1. With the advent of the internet, mp3 files and the like, we imagine that “making it in the music industry” requires a very different approach than the pre-internet age. How do musicians generate revenue these days, and how has that changed?

One common suggestion from several of the people I have interviewed from the music industry is

Friday, March 13, 2015

Media Release: Dr. Roberta Bondar to be Patron for Canadian International Military Tattoo in 2015

Dr. Roberta Bondar to be Patron for Canadian International Military Tattoo in 2015

Hamilton, Ontario – February 2nd, 2015

Date: Saturday / Sunday May 30th & 31st 2015

Location: First Ontario Center

The Canadian International Tattoo Association Inc. is proud to announce Dr. Roberta Bondar as Patron of our 24th annual Military Tattoo. The Canadian International Military Tattoo is an annual event celebrating Canada's rich cultural heritage of "Connecting Canadians to Their Military through Music.” Each year the performances include a vast array of military and civilian music and pageantry. These acts are based on the military tradition of magnificent music, dancing, and pipes & drums. Dr. Bondar shares her enthusiasm with these words:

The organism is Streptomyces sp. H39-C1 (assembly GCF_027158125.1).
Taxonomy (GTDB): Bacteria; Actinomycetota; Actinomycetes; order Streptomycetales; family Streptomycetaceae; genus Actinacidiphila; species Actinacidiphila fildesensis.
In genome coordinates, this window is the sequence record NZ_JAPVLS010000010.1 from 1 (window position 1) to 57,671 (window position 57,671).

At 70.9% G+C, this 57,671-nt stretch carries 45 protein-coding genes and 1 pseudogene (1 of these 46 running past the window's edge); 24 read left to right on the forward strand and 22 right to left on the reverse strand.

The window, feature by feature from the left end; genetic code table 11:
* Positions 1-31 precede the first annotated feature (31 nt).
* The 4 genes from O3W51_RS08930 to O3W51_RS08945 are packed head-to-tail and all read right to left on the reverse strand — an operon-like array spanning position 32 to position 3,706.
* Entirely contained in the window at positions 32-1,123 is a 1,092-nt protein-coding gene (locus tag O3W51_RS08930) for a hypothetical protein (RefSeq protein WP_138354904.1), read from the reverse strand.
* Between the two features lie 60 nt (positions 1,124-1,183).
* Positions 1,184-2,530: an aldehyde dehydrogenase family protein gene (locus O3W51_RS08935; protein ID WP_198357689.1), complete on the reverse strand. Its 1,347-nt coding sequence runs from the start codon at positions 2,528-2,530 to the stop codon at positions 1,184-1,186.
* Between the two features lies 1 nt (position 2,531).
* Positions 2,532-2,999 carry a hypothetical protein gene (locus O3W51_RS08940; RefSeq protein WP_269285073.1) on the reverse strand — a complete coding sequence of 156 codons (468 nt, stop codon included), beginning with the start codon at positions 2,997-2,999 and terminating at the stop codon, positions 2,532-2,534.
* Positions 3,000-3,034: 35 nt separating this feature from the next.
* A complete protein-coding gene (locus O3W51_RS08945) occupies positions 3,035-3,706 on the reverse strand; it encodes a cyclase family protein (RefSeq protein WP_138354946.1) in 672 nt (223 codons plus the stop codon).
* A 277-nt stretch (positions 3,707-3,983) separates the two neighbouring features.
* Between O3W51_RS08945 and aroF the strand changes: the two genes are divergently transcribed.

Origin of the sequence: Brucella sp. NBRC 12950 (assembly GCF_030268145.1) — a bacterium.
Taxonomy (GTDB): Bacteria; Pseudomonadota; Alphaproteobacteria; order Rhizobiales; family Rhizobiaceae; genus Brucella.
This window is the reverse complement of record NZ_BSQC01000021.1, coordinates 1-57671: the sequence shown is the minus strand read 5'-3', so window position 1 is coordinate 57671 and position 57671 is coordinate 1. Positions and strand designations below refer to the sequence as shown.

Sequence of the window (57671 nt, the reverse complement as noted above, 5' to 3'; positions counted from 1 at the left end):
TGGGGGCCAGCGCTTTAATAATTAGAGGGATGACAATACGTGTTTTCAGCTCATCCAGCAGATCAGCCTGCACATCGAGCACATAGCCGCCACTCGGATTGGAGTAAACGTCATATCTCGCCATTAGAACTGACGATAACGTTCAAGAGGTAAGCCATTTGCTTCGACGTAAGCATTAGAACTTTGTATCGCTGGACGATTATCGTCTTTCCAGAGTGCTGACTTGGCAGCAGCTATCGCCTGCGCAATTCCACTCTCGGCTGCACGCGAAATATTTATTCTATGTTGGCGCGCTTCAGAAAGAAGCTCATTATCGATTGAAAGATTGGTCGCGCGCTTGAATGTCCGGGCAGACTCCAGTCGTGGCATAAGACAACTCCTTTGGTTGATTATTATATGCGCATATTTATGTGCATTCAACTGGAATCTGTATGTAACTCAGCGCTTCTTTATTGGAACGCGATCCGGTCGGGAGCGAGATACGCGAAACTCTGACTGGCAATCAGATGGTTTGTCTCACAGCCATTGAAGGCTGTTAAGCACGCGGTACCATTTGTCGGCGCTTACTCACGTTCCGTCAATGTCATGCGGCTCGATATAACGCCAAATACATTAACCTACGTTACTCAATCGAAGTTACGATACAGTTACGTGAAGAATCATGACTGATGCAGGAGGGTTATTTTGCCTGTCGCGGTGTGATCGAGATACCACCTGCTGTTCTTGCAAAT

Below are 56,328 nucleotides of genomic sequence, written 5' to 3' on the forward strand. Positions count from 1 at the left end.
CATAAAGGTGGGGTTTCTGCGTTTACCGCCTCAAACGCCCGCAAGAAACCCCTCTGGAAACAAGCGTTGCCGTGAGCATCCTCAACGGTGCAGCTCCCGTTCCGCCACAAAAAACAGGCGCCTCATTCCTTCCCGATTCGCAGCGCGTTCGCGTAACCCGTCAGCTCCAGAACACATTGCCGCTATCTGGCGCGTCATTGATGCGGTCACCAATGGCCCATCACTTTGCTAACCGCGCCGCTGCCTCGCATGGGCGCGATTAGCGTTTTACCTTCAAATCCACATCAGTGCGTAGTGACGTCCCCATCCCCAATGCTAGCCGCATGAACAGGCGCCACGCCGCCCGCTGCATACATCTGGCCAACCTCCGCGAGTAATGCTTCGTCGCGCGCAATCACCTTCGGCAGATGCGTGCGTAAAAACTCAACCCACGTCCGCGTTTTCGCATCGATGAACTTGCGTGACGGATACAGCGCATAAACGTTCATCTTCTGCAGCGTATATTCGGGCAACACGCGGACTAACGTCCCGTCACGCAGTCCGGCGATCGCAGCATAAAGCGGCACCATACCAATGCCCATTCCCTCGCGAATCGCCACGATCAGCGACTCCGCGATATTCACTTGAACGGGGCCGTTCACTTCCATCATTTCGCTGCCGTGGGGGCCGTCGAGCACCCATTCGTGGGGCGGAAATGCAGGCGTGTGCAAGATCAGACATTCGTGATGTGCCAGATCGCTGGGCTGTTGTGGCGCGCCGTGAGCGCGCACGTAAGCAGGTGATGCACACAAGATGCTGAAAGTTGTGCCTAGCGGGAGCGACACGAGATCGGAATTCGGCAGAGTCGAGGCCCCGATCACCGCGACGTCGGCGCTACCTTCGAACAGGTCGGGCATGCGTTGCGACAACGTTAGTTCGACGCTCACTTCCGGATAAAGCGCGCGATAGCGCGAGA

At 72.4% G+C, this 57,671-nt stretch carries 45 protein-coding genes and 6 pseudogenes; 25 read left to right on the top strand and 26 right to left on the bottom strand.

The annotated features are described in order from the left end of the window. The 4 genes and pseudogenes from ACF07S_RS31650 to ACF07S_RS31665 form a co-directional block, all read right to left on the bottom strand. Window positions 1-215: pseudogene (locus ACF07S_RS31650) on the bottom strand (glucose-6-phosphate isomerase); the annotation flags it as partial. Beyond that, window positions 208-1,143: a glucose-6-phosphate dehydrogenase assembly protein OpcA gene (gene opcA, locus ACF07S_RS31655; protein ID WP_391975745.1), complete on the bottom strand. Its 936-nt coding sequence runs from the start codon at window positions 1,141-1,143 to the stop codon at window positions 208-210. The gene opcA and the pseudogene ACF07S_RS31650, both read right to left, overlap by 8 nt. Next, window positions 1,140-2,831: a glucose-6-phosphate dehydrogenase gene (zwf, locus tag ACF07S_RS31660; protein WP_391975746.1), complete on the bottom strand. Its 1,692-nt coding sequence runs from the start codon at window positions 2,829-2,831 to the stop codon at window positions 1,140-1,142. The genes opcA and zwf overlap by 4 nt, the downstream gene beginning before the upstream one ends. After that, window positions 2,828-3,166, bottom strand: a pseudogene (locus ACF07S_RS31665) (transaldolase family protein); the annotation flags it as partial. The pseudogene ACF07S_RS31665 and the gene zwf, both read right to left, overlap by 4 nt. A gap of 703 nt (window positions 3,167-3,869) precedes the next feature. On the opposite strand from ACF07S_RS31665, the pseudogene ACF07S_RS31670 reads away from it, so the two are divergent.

Our hearts beat proudly to the stirring music of the Canadian International Military Tattoo which embodies the passion of service and commitment to Canada. Under our flag and through the words of Flanders Field, we are stronger together.

Roberta L. Bondar

Dr. Roberta Bondar became the first Canadian female astronaut in 1992, that very same year The Canadian International Military Tattoo held its first show and we are excited to celebrate the 24th anniversary of these accomplishments together! This year's show will be held May 30th & 31st 2015 at the First Ontario Centre in Hamilton, Ontario. Please visit our website

www.canadianmilitarytattoo.ca for more information on how you can purchase your tickets.

Tuesday, March 10, 2015

A Retainer No-Brainer- Part 2

Earl Basse
When The Hamiltonian asked the City of Hamilton whether they sought a reimbursement of Integrity Commissioner Earl Basse's monthly retainer fee in whole or in part, the City advised they had not because, in their view, Basse had satisfied the section of his contract which outlines what deliverables he was to provide to earn the retainer. 

In parallel, we asked Basse himself whether he plans to return the retainer in whole or part, who, to date, has not answered our questions. If he does, we will provide his response here.

In keeping with the City's response, we had a look at the list of deliverables as provided for in Basse's contract beginning with the first item on this list ; that being, a web page. According to the contract, it appears that Basse was to provide a web page. Specifically, it is described as follows:

Web paqe -  Further information to aid Members of Council and the public in their understanding of the role of the Integrity Commission and the ethical obligations and responsibilities of Member of Council 

We thus searched for an I.C. web page , and found only the following page: 

The page also appears to be a City of Hamilton web page and not a page independently created.